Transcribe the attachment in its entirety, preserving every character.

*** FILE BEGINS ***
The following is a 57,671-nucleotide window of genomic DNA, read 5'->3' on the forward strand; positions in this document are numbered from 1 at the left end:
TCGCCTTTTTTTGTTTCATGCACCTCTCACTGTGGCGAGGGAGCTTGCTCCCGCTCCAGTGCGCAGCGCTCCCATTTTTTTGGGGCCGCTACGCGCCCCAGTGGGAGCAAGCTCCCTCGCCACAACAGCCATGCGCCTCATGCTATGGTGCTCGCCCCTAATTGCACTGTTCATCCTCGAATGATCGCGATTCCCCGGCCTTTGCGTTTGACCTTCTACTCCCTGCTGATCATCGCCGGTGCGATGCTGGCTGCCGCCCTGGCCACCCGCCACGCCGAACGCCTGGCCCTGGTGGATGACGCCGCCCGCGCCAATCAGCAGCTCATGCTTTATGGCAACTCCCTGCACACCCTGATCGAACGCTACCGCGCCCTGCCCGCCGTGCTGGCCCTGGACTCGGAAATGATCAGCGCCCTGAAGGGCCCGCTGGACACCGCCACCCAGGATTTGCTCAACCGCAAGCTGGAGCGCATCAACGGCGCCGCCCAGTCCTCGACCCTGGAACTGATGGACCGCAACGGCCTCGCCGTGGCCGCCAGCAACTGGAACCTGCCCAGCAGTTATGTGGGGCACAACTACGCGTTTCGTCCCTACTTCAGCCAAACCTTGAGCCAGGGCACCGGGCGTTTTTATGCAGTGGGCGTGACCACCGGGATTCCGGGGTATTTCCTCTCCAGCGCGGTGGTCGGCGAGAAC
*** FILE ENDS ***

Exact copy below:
The following is a 57,671-nucleotide window of genomic DNA, read 5'->3' on the forward strand; positions in this document are numbered from 1 at the left end:
TCGCCTTTTTTTGTTTCATGCACCTCTCACTGTGGCGAGGGAGCTTGCTCCCGCTCCAGTGCGCAGCGCTCCCATTTTTTTGGGGCCGCTACGCGCCCCAGTGGGAGCAAGCTCCCTCGCCACAACAGCCATGCGCCTCATGCTATGGTGCTCGCCCCTAATTGCACTGTTCATCCTCGAATGATCGCGATTCCCCGGCCTTTGCGTTTGACCTTCTACTCCCTGCTGATCATCGCCGGTGCGATGCTGGCTGCCGCCCTGGCCACCCGCCACGCCGAACGCCTGGCCCTGGTGGATGACGCCGCCCGCGCCAATCAGCAGCTCATGCTTTATGGCAACTCCCTGCACACCCTGATCGAACGCTACCGCGCCCTGCCCGCCGTGCTGGCCCTGGACTCGGAAATGATCAGCGCCCTGAAGGGCCCGCTGGACACCGCCACCCAGGATTTGCTCAACCGCAAGCTGGAGCGCATCAACGGCGCCGCCCAGTCCTCGACCCTGGAACTGATGGACCGCAACGGCCTCGCCGTGGCCGCCAGCAACTGGAACCTGCCCAGCAGTTATGTGGGGCACAACTACGCGTTTCGTCCCTACTTCAGCCAAACCTTGAGCCAGGGCACCGGGCGTTTTTATGCAGTGGGCGTGACCACCGGGATTCCGGGGTATTTCCTCTCCAGCGCGGTGGTCGGCGAGAAC